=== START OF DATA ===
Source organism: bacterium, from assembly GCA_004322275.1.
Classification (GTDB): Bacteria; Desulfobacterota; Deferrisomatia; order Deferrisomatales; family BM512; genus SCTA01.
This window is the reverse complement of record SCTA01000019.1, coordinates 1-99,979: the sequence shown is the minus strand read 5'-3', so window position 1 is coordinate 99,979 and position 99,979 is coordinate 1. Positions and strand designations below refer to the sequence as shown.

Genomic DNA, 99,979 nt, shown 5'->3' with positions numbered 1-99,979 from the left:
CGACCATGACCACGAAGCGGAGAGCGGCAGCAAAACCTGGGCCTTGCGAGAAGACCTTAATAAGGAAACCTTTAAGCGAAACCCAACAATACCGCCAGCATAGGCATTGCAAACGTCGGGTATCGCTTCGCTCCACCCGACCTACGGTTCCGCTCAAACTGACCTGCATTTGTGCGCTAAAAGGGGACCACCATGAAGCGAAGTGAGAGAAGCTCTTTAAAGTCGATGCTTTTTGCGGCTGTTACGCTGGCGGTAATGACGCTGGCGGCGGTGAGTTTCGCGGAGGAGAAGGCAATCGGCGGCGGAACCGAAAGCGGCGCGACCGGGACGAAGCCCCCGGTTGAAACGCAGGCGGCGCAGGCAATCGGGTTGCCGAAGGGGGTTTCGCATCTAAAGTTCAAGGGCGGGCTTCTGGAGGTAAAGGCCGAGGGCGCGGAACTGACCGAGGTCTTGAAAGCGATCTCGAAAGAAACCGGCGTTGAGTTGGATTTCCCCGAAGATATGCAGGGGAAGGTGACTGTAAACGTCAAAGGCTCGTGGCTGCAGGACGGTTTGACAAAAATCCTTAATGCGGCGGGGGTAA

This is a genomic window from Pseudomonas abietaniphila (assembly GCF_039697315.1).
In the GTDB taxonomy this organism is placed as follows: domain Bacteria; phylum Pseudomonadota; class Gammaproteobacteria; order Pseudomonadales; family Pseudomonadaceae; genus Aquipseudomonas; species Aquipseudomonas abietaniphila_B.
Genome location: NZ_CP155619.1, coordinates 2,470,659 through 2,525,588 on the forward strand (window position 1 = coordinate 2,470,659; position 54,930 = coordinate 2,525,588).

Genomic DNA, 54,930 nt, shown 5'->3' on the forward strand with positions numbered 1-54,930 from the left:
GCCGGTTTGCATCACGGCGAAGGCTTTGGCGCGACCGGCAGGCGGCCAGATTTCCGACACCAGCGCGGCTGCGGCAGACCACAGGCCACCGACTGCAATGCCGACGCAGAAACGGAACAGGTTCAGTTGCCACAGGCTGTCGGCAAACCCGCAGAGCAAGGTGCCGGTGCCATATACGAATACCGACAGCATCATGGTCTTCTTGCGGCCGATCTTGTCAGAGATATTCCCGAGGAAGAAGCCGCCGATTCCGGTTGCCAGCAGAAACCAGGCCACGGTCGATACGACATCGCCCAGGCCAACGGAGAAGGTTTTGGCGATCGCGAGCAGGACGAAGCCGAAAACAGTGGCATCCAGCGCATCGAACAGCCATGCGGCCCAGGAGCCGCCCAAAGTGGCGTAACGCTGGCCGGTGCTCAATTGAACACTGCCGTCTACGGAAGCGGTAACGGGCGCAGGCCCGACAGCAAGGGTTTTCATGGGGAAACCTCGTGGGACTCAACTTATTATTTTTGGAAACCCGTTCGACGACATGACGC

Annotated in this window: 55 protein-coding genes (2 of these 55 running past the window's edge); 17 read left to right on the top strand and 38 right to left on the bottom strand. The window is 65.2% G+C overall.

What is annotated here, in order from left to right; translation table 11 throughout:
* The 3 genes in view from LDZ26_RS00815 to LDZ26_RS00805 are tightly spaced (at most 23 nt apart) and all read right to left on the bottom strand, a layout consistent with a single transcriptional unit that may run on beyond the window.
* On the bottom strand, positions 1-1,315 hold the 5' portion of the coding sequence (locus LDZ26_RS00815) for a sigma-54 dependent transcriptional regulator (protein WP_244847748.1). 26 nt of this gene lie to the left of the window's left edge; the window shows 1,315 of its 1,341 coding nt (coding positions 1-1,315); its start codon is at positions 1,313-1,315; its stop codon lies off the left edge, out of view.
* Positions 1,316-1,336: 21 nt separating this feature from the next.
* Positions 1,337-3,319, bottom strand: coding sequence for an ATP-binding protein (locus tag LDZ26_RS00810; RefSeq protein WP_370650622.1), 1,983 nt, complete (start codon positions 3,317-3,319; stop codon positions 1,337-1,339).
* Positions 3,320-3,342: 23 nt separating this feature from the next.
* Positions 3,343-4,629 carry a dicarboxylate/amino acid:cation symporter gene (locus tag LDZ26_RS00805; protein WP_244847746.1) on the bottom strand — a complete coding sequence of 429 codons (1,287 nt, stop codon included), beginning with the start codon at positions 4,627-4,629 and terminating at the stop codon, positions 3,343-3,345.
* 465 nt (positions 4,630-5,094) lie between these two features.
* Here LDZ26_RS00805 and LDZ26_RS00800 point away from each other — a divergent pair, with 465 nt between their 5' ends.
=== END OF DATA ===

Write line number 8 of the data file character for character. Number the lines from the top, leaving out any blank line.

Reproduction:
Genome location: NZ_CP155619.1, coordinates 2,470,659 through 2,525,588 on the forward strand (window position 1 = coordinate 2,470,659; position 54,930 = coordinate 2,525,588).